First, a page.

No. 11 -- WR Kevonte Martin-Manley
WR trying to build on solid 2011
WIDE RECEIVER KEVONTE MARTIN-MANLEY
Arrival: The 6-foot, 205-pound sophomore was a standout in football and basketball at Brother Rice High School in Pontiac, Mich. He attended several summer camps of Big Ten schools, but he didn’t get any offers.
Bowling Green, Central Michigan and Toledo offered, and Martin-Manley committed to Bowling Green before the start of his senior year.
“I was a Bowling Green Falcon for a couple of months,” Martin-Manley said.
It wasn’t over, though. Martin-Manley worked out with former Michigan receiver Ron Bellamy. Bellamy put in a call to his former coach Erik Campbell, Iowa's receivers coach, and told him to look up Martin-Manley. Campbell checked the tape and had Martin-Manley come for a visit in December 2009.
Iowa, being the biggest name in Martin-Manley’s recruitment, played the “big boy” card.
“Coach Campbell told me straight up, he was honest, he said, ‘Look, we’re going to bring you down for a visit and you’re going to commit and if not, we’re going to go on to another guy,’ ” Martin-Manley said. “He’s an honest guy and I’m glad he did that.
“I understood that I had to commit now if I wanted to come. I came and I think it was a Sunday right before I left, I committed.”
Martin-Manley called the Bowling Green coaches before he boarded the plane home to Michigan. It was a lot of pressure for a high school senior, but it’s not like these guys don’t face pressure with every step they take.
“My family had my back,” he said.
2012 Takeoff: This is a good time to be an Iowa wide receiver. It looks as though your work order will be filled top to bottom, game in and game out.
Quarterback James Vanderberg’s 404 attempts last season were second most in Iowa history. Iowa goes into 2012 with a running back situation that ranges from inexperienced to incoming freshmen. Head coach Kirk Ferentz and offensive coordinator Greg Davis promise Iowa will do what Iowa’s players do best.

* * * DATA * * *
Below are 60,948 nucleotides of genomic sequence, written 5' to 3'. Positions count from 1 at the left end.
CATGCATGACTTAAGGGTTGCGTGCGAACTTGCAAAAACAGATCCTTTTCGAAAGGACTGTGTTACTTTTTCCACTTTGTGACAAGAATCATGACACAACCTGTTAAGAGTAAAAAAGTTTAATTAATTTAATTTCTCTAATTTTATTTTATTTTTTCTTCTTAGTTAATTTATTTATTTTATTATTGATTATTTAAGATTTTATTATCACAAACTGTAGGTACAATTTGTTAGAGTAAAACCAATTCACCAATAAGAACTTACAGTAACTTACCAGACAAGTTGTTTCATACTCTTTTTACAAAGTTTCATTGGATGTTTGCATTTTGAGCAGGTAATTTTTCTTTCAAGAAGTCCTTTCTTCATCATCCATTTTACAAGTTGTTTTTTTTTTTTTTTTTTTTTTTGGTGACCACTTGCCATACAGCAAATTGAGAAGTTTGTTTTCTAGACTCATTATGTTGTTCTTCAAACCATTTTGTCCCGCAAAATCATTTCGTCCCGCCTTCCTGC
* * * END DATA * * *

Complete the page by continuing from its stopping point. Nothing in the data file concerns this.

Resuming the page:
With a returning starter at QB and solid experience at receiver and tight end, that fits with a continued focus on the air. But, as with everything Iowa at this point of the year with two new coordinators, we’ll see.
If you’re an Iowa receiver, rest assured that you are in the playbook and the game plan. It just sets up that way.
This is terrific for Martin-Manley.
Martin-Manley caught 30 passes for 323 yards and three TDs last season, mostly out of the slot receiver position. As a redshirt freshman last season, he was Iowa’s No. 3 receiver. It was the best performance for a freshman receiver at Iowa since 2007, when Derrell Johnson-Kouliano caught 38 passes and James Cleveland had 36.
His 2011 production earned a few mentions from coaches this spring.
“Kevonte Martin-Manley, who last year got his feet wet as a redshirt freshman, playing the first time,” Campbell said when asked if any receiver raised his profile during the spring. “Now you can see that experience pay off. You can see him looking like a veteran receiver, doing things that a guy with that kind of experience has shown.”
Davis likes Martin-Manley right where he is, playing slot receiver.
“Kevonte will end up playing in the slot most of the time for us,” Davis said. “The slot receiver is an extremely important position. It’s a position with a lot of flexibility, has to do various things according to the coverage you see.
“So, I kind of see him settling in there when we’re in one back. When we’re in two backs, obviously, he would be one of the wide receivers.”
See, good deal for Martin-Manley. Oh, there’s more.
“It’ll be a lot more three-receiver looks and a little bit more spread out, so it’s a lot of fun for us as receivers,” Martin-Manley said when asked about his thoughts on what Iowa’s offense learned about Davis’ plans this spring.
Is Iowa going to lean pass-oriented next fall?
“Coach Davis told us he’d go by game plan,” Martin-Manley said. “Whoever we play, whoever is healthy, that’s how he said he’s going to play. We’ll see.”
The slot receiver notion isn’t a change for Martin-Manley, but the mental part of the game apparently is.
“I have a little bit more freedom now. I get to read the defenses more. That’s the biggest change,” Martin-Manley said. “It is a lot of freedom. It is. It allows us to open up a little bit and hopefully catch more balls this season.”